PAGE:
A pathogen is an agent that causes disease (“path”-“gen”, literally disease-generator). It generally refers to living agents, but doesn’t have to. Here are the main kinds of biotic pathogens:
- flowering plants
Although most pathogens are parasites, it is technically possible for a non-parasite to cause disease. Consider a vine that grows over the crown of a tree, blocking light and killing it. That fits definitions of disease. Imagine an organism in the soil that does not infect but releases a toxin that damages roots. So it’s possible.
It is also possible, and more common, for a parasite to be non-pathogenic:
- Many fungi live as endophytes inside tree organs such as leaves or xylem, e.g. [5, 11]. Although they derive their nutrition from the plant, they cause no perceptible damage, and in some cases are beneficial, e.g. [3, 4, 9].
- There is usually some time between infection and symptom expression, for which we use the term latent infection. Some pathogens have an extended latent period, during which they cause no damage, e.g. [1, 13, 15]. They initially behave as endophytes, but later may cause disease. Disease expression may depend on triggers such as host stress.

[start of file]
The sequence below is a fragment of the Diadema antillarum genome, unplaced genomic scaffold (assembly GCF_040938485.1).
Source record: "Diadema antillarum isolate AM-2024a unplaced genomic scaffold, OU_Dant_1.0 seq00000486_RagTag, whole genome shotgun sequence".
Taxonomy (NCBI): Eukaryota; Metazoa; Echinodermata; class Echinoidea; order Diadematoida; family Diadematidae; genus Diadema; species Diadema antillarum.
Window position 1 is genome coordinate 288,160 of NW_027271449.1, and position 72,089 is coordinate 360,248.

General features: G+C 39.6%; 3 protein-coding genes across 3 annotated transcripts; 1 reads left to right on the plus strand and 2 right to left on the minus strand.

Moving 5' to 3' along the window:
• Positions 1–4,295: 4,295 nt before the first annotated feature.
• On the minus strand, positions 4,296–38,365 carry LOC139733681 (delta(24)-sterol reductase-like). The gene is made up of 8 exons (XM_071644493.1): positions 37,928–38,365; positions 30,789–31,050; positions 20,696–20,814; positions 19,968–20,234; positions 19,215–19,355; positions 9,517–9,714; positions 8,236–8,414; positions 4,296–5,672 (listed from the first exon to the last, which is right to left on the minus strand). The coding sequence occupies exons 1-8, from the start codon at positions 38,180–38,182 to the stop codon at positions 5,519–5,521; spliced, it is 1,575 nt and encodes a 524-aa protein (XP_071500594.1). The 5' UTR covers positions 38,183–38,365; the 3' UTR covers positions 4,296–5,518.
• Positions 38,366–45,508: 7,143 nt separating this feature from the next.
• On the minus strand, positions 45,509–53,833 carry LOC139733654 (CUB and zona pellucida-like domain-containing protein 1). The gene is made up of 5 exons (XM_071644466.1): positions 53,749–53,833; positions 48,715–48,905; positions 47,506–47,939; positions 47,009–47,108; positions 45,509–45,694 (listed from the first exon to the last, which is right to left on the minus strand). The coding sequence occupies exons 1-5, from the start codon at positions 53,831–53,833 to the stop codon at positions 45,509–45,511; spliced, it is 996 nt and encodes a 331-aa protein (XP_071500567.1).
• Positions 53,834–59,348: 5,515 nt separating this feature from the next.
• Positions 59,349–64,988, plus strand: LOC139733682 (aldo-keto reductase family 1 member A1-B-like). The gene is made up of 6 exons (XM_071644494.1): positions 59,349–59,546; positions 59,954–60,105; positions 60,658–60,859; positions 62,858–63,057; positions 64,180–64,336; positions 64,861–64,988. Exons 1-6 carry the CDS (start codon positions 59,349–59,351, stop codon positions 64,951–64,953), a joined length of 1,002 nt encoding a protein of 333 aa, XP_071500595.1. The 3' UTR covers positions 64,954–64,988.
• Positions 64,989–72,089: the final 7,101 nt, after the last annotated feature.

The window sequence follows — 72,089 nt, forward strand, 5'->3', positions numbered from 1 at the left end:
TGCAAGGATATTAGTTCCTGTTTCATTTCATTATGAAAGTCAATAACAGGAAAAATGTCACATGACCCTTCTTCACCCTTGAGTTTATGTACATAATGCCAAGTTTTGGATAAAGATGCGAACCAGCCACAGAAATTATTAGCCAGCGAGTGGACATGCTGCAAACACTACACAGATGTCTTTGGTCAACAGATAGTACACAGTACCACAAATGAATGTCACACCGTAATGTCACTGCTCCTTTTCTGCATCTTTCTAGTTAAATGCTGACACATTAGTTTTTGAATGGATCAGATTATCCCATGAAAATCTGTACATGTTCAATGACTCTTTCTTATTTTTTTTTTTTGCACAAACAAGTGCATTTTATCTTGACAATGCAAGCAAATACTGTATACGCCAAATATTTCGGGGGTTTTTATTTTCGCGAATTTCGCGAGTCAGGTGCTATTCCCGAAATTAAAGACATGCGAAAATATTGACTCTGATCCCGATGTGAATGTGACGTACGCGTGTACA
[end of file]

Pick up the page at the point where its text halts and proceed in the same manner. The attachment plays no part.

- Mycorrhizae are rootlets that are parasitized by fungi that cause no damage and provide far more benefit than the cost of feeding the fungi. They are almost universal among plants, including trees.
The Disease Triangle
The disease triangle is a useful and flexible conceptual model for disease. It is taught in most introductory courses and commonly used conceptually by pathologists. In it, plant disease is seen as the result of interaction of three elements: